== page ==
THE Church of England has released ten ‘digital commandments’ over the dangers of social media.
Archbishop of Canterbury Justin Welby will unveil the online principles as part of a live Q&A at Facebook’s UK headquarters today.
Archbishop of Canterbury Justin Welby will unveil the online principles as part of a live Q&A at Facebook’s UK headquarters today[/caption]
The Church said it hopes the radical move will help Christians steer clear of the perils of social media sites such as Facebook, Instagram and Twitter.
The ‘commandments’ warn Christians not to rush into social media spats, to remember their posts can be seen across the world and not to use anonymous aliases.
The Archbishop said: “Social media has transformed the way we live our lives. As Christians we are called to engage in a way which is shaped by the example of Jesus.
“As we respond to the call on each of us to be witnesses to Jesus Christ, I encourage all of us to consider how we live our lives as witnesses online.
THE TEN DIGITAL COMMANDMENTS
1. Don’t rush in
‘Responding quickly doesn’t mean doing so without due consideration’
2. Transient yet permanent
‘Social media updates are immediate and will outdate quickly BUT they can have a more lasting impact’
3. You’re an ambassador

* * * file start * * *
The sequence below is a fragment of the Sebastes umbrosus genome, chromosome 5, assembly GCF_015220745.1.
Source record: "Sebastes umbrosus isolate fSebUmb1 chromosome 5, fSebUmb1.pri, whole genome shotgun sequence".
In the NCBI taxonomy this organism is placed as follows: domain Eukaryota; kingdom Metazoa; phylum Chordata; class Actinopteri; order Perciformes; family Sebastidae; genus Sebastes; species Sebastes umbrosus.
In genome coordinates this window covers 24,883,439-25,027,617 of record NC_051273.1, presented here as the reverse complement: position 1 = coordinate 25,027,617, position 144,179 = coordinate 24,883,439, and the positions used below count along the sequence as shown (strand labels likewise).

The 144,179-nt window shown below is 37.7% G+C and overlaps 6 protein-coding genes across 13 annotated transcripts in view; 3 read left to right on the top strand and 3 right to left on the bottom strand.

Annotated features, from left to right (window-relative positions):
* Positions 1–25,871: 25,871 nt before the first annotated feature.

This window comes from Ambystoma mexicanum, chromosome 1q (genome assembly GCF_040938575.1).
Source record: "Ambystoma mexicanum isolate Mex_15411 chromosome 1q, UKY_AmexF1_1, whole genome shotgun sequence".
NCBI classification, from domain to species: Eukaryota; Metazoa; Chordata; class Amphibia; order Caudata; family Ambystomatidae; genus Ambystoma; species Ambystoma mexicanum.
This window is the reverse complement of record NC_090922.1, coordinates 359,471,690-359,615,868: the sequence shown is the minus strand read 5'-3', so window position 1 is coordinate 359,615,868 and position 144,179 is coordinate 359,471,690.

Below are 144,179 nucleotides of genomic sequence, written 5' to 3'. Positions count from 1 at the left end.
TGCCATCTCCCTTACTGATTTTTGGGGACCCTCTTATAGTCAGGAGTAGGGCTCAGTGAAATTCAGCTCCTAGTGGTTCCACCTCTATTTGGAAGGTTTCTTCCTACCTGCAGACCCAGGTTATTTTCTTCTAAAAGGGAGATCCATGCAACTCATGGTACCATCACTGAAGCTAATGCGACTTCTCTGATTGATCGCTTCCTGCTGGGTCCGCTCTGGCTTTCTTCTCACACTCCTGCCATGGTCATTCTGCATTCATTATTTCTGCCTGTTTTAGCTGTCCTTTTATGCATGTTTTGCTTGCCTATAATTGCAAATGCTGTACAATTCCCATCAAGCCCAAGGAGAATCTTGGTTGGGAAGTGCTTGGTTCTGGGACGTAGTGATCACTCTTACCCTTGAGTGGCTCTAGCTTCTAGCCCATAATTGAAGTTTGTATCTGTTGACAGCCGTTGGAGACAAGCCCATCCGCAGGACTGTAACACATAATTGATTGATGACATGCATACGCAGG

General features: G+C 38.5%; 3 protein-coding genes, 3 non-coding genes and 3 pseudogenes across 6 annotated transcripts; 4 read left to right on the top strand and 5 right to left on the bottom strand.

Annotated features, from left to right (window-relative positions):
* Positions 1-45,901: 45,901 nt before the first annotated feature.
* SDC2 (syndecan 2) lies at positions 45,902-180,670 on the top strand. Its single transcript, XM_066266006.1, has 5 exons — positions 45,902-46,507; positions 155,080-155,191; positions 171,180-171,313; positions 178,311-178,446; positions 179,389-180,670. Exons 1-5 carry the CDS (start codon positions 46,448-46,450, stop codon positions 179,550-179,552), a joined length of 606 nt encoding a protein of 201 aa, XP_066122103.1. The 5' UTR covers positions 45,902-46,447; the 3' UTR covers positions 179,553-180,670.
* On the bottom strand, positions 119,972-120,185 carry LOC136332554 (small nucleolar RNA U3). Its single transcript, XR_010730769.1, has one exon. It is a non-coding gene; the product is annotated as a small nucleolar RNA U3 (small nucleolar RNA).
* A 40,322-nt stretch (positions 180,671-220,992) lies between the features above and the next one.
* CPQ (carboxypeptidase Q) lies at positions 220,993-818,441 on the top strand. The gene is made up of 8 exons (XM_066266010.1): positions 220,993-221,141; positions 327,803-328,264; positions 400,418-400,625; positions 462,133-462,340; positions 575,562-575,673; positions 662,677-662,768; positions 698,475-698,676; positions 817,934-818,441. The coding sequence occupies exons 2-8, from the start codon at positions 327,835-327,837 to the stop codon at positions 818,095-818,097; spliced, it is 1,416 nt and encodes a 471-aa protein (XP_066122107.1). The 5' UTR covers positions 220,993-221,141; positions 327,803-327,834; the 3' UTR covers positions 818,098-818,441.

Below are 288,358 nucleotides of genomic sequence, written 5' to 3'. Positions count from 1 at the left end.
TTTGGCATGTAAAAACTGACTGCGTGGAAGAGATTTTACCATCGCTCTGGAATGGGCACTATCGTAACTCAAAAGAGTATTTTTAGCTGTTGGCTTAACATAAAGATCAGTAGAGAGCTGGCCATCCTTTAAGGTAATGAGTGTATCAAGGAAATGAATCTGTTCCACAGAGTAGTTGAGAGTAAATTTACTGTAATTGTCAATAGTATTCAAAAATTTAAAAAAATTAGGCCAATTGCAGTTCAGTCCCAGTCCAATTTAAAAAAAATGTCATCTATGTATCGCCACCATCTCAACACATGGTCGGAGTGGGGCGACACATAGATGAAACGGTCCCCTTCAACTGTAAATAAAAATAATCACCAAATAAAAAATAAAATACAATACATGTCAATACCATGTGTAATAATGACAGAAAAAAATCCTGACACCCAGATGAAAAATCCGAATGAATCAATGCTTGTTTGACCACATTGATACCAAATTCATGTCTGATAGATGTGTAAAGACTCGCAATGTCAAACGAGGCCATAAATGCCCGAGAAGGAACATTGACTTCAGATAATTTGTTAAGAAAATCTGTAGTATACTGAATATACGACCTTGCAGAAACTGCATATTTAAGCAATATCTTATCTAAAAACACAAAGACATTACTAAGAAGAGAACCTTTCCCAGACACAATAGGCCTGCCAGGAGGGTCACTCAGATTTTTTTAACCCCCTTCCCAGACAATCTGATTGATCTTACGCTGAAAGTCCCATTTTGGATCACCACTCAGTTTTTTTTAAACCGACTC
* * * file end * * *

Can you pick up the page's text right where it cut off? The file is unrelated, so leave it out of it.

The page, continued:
‘If talking about a church matter, make it clear that these are your personal opinions’
4. Don’t hide
‘Anonymity and ‘hiding’ behind aliases when using social media is frowned upon’
5. Don’t blur private life boundaries
‘There are risks associated with personal opinions being seen as public’ statements
6. Be aware of safeguarding
‘The informality that social media encourages can mean that it might be harder to maintain a professional distance’
7. Don’t share certain images
‘Make sure you have permission from anybody who features in the image before sharing’
8. Stay within legal frameworks
‘If you wouldn’t say something in a public meeting or to someone’s face – don’t say it online’
9. Keep confidences
‘Remember: Is this story mine to share? If in doubt, don’t’
10. Be mindful of your security
‘Don’t overshare personal information’
“Each time we interact online we have the opportunity either to add to currents of cynicism and abuse or to choose instead to share light and grace.
“My prayer is that through these guidelines and charter we can encourage regular and not-so-regular churchgoers, sceptics and those who are surprised to find themselves interested, to be open to think and experience more of the Christian faith.”
The charter is centred on the principles of truth, kindness, welcome, inspiration, and togetherness.
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It also advises users to take responsibility for what they post and to respect copyright law.
The guidance states: “Social media is a very public way of enabling us as Christians to live out our calling to share the good news of Jesus Christ.
“One of its many joys is that it is immediate, interactive, conversational and open-ended.
“This opportunity comes with a number of downsides if users do not apply the same common sense, kindness and sound judgement that we would use in a face-to-face encounter.”
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